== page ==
First Class Ceremony
First class Ceremony
Baden Powel said “When a [child] has become a First-class Scout — but not before then – [they have] got a grounding in the qualities, mental, moral, and physical, that go to make a good useful [adult].”
The original First-Class Requirements
- Swim 50 yards,
- send and receive a message in Semaphore or Morse
- go on a fourteen-mile expedition over two days, by foot, boat or canoe and write a report on returning,
- know how to deal with a wide range of specified accidents and know the correct first aid techniques to use,
- Cook on an open fire
- know map symbols, draw a sketch map and take a compass bearing,
- use an axe,
- estimate distances, area and capacity to within 25% error,
- and finally train another . . . in the Tenderfoot skills so that [they pass] the test.
- Swim 50 yards.
- Throw a lifeline and explain how it fits into the principles and risks of water recreation and water rescue
- Demonstrate correctly the following knots and lashings: Shear lashing, Round lashing, Back splice, Eye splice, Firefighter’s chair, Alpine butterfly
- Estimate, without apparatus, Distance, Height
- Earn the First Aid special proficiency badge.
- Demonstrate your outdoor cooking skills.
- Demonstrate your mapping abilities.
- Read and be able to use a topographical map.
- Draw an intelligible rough sketch map.
- Demonstrate proper use of a compass.
- Point out a compass direction by day and by night without the help of a compass.
- Use a felling axe for felling or trimming light timber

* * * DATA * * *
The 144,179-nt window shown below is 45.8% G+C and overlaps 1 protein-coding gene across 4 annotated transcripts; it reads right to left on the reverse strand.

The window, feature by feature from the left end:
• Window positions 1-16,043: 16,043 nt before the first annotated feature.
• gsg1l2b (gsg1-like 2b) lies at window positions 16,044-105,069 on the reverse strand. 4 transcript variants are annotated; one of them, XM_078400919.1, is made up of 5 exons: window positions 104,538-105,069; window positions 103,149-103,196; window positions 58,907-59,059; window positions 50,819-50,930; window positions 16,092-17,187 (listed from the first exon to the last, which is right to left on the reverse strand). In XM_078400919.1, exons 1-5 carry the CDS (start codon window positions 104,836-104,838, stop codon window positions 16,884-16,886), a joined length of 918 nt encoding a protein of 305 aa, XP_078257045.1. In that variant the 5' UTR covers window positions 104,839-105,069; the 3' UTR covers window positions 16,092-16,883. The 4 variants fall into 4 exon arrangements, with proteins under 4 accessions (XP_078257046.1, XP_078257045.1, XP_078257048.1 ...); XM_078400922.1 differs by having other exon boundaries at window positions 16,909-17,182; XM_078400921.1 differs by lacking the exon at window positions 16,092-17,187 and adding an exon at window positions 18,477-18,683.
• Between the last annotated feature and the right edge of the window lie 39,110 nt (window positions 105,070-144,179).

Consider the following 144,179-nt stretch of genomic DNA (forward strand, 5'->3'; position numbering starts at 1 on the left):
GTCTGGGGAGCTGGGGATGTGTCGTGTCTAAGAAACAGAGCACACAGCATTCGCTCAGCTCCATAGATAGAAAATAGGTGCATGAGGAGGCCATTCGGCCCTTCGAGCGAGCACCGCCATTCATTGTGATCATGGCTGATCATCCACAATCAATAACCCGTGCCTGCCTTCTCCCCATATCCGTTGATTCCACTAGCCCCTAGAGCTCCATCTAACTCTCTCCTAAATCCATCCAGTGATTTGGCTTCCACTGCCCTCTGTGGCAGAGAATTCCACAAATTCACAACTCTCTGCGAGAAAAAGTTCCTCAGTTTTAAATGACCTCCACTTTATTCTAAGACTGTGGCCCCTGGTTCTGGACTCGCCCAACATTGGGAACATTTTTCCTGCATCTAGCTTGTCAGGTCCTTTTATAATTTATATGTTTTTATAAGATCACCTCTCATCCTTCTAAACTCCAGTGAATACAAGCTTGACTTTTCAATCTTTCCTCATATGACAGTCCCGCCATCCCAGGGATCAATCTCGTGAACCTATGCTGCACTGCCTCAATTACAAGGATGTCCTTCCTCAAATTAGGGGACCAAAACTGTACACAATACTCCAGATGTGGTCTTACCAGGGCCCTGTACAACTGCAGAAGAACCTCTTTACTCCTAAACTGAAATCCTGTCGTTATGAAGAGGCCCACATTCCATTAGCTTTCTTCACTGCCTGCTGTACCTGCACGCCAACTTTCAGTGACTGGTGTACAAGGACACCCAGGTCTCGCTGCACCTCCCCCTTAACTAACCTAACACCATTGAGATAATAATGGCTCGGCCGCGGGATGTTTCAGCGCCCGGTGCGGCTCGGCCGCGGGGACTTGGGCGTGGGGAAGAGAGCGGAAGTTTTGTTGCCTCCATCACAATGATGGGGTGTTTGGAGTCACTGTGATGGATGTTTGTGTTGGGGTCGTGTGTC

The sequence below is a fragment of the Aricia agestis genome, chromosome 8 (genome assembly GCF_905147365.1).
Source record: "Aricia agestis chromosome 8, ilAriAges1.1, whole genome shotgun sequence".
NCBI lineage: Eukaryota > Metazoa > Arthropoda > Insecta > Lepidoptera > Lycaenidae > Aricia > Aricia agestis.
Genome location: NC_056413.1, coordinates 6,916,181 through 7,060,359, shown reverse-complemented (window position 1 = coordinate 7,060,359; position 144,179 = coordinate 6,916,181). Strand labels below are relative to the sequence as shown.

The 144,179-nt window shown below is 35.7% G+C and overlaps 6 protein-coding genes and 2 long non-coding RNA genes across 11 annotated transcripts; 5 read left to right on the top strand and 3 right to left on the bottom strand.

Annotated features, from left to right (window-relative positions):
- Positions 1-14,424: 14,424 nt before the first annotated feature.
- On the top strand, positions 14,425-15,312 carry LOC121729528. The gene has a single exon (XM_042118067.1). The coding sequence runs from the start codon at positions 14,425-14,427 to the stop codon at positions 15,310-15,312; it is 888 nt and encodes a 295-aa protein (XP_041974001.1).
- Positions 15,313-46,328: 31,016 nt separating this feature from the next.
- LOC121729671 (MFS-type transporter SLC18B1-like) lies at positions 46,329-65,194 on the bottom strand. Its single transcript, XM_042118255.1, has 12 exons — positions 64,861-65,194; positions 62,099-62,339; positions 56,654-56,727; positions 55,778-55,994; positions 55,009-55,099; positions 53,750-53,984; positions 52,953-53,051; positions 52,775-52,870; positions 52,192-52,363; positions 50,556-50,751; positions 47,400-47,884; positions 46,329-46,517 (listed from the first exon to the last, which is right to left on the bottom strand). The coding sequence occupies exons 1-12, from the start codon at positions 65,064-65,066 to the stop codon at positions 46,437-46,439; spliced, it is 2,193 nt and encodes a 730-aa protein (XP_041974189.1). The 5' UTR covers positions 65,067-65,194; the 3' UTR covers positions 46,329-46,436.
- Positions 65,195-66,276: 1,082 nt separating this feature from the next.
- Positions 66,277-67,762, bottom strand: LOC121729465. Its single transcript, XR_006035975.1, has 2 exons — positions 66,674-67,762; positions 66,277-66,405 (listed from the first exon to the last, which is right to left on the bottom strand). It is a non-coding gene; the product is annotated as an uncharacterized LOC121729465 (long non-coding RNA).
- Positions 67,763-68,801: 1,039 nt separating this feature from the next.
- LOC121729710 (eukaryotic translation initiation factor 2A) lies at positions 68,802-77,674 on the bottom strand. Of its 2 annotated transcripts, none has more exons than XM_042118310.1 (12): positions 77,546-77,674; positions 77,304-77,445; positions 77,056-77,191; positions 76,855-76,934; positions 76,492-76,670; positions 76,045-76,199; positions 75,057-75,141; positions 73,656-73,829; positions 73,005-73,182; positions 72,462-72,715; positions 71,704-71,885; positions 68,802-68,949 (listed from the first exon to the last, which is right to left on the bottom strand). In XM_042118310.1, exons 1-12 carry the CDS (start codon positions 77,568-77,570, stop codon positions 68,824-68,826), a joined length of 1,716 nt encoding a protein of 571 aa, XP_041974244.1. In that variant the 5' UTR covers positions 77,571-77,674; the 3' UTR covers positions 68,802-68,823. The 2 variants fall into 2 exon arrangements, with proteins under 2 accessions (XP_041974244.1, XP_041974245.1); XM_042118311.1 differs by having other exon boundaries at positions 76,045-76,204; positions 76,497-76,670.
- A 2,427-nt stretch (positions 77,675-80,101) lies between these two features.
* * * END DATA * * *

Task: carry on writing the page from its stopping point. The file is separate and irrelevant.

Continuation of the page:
- Complete a First Class Journey.
Originally Swimming was considered the hardest requirement, as the skill and swimming areas were less common. Frequently people complained it should be waived.
BP said: “I look on swimming as a very important step, combining as it does attributes of all three of those classes
- mentally it gives [them] a new sense of self-confidence and pluck;
- morally, it gives [them] the power of helping others in distress and puts a responsibility upon [them] of actually risking [their] life at any moment for others;
- and physically, it is a grand exercise for developing wind and limb.
In our era the Journey our scouts completed demonstrates accomplishment of these goals.
Leader: I now ask the following scouts to come forward – (Kira, Max, Aiden, Anna)
Leader: The First-Class rank represents a significant step in Scouting. It represents the ‘Complete Scout’, having demonstrated all the basic scouting skills.
Leader: As a First Class Scout, you have earned the opportunity to demonstrate the code to which a true and mature Scout is forever bound by his Scout Promise and Law. This code is one of ‘Service’ and ‘Leadership’. Do you accept this greater responsibility of a First Class Scout? If so answer, ‘I do.’
Leader: In qualifying for First Class rank, you have demonstrated skills making it possible for you to live in the outdoors for weeks rather than hours. You have the skills to survive in the wilds, and more importantly the knowledge to prevent the need to survive by planning well and making sound choices.
Leader: The next phase of scouting lies before you. Unless you grow past being a Scout ‘hiker’ and Scout ‘camper’ to being a Scout ‘leader’, you have not experienced the true Scouting life. As you watch other leaders and learn leadership skills, you will understand that a leader is actually a servant. Serving and leading go hand in hand.
As a First-Class scout, you are expected to lead other scouts up the trail with you. Make their path safe, fun, and memorable so one day they can stand here where you are while you have moved on to greater things.
Leader: Wear this badge with pride in your accomplishments. The time it took you to reach this point is not important. The time that lies ahead of you and what you do with that time is all that matters.
(hand out badges)
Leader: Troop, please stand and join me in congratulating these new First Class scouts!